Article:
My post on threat models for journalists is quite lengthy, so I thought I’d put the sample threat models from that in their own, separate post. Here they are – note that these are very simple, sketchy threat models and you would want to expand on these. But hopefully they provide a starting point.
If you’re a journalist in the 21st century you have two choices: you can choose to be paranoid, or you can choose to be delusional.
The paranoid journalist assumes that someone is out to get them. The delusional journalist assumes that no one is.
In this post I will explain why and how every journalist – whether you’re a music reporter or a political correspondent – can take a serious and informed look at their security and arrive at a reasonable evaluation of risks and safeguards.
Don’t panic. I promise that by the end of this piece you will be less anxious about security, and no longer paranoid. I also promise to use lots of lolcats. Continue reading
Last week the number of people who have bought my ebook Scraping for Journalists passed the 1,000 mark. That is, to me, incredible. A thousand journalists interested enough in scraping to buy a book? What happened?
When I first began writing the book I imagined there might be perhaps 100 people in the world who would be interested in buying it. It was such a niche subject I didn’t even consider pitching it to my normal publishers.
Now it’s so mainstream that the 1000th ‘book’ was actually 12: purchased by a university which wanted multiple copies for its students to borrow – one of a number of such institutions to approach me to do so. Continue reading
Yesterday Staffordshire County Council controversially published details of “The cost of “Freedom of Information” to local people“. The titling of that page gives some clue to its intent: FOI is a ‘cost’, and it’s you, local people, who pay.
But I think the list – despite its obvious agenda and related weaknesses – is actually rather brilliant.
Why? Because it shows just how flexible a tool FOI is, how widely it is used, and perhaps raises questions to be answered about why it has to be used in the first place.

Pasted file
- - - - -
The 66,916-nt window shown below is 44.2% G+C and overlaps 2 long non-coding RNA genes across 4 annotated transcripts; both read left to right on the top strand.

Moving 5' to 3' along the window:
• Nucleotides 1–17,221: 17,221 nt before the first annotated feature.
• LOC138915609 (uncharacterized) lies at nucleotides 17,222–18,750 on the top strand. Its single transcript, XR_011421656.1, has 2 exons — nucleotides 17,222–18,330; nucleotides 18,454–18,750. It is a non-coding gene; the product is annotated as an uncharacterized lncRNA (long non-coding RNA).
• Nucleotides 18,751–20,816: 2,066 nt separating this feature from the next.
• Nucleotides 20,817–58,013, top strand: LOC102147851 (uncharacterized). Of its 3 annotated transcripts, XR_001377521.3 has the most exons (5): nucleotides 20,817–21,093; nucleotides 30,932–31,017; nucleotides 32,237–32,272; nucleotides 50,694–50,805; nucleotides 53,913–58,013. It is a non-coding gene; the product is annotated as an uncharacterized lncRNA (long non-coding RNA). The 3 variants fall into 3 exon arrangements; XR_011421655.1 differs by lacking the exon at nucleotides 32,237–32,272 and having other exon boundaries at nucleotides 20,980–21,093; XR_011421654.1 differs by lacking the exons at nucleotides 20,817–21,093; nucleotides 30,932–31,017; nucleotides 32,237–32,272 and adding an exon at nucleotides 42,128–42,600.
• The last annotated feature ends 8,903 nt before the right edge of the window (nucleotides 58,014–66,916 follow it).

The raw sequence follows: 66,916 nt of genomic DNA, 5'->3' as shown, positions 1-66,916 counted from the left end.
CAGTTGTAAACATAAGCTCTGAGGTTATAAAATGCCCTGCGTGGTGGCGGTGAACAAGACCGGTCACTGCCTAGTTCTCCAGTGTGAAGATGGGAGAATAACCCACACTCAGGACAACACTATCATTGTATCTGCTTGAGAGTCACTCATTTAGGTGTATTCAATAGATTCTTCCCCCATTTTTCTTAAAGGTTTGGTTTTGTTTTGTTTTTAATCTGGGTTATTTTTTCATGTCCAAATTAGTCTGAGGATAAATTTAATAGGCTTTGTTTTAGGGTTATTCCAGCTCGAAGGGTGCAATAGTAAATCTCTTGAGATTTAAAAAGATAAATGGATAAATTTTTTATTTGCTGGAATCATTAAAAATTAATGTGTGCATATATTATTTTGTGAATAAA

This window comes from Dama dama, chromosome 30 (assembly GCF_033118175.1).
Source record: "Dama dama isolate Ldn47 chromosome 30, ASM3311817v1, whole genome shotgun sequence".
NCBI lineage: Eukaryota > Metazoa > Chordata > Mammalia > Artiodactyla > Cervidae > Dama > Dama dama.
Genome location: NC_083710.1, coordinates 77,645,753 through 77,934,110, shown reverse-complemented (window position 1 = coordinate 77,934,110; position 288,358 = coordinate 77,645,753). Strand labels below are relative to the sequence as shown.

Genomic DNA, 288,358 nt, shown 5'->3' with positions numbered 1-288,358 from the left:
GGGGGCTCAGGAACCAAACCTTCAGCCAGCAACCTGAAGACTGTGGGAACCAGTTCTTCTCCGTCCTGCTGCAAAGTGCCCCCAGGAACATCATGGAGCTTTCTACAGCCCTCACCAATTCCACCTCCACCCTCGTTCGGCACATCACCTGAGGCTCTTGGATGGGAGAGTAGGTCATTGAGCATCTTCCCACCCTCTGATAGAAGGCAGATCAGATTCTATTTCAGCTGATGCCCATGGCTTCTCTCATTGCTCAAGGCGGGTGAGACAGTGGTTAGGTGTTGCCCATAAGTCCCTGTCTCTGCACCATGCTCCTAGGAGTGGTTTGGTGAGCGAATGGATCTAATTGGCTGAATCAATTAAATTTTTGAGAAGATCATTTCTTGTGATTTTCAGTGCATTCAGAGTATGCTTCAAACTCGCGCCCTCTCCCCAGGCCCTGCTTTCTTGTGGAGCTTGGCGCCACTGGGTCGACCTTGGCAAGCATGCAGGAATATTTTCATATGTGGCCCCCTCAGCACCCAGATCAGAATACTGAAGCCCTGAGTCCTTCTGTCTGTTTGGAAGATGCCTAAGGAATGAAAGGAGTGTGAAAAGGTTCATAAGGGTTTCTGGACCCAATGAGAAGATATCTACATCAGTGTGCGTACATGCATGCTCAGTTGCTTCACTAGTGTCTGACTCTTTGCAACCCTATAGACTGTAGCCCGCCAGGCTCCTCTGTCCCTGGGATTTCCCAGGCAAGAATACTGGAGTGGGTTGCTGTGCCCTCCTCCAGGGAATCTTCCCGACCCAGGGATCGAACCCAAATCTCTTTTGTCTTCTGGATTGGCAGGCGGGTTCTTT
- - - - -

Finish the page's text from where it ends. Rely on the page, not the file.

The top ten requesters, for example, throws up not just news organisations but a politician, a parish council, and the right wing campaign group TaxPayers’ Alliance. Continue reading
“We want to build the next LinkedIn, the next Gilt [a US commerce site], the next Facebook,”
Platforms came up at the BBC ‘Revival of Local Journalism‘ event last week too. Why weren’t regional newspaper publishers doing more to become ‘platforms’ for their local communities? Continue reading
The site features a wealth of content including particularly wide-ranging resources on online and multiplatform publishing. The pieces on mobile video and audio, advanced research and verification are particularly recommended.
The announcement says the site will be freely available “for a trial period of at least 12 months”, although even if the paywall is later reinstated the College does have an equally useful YouTube channel.
The Spectator is advertising for interns, and the message is loud and clear on digital skills:
“Just do some of the following:-
Produce a two minute video with either our audio or your own explaining a topic you’ve read about on the Spectator’s website.
Prepare a sample 200-300 word blog offering something new on a topic of your choice for publishing on the Spectator’s Coffee House blog.
Choose a magazine article, and work out the best way to promote it on the website, Twitter, Facebook and beyond.
Suggest three ideas for potential stories.
Suggest two ways in which we could improve how the Spectator’s articles are promoted digitally.”
There is one option (number 4) for those who think they can avoid digital skills – but that is the exception to the rule. It’s also the exception to the preceding instruction that “All that matters in journalism is whether you can do it.”
What the list makes clear is: even to get a foot in the door, you must be able to do it digitally.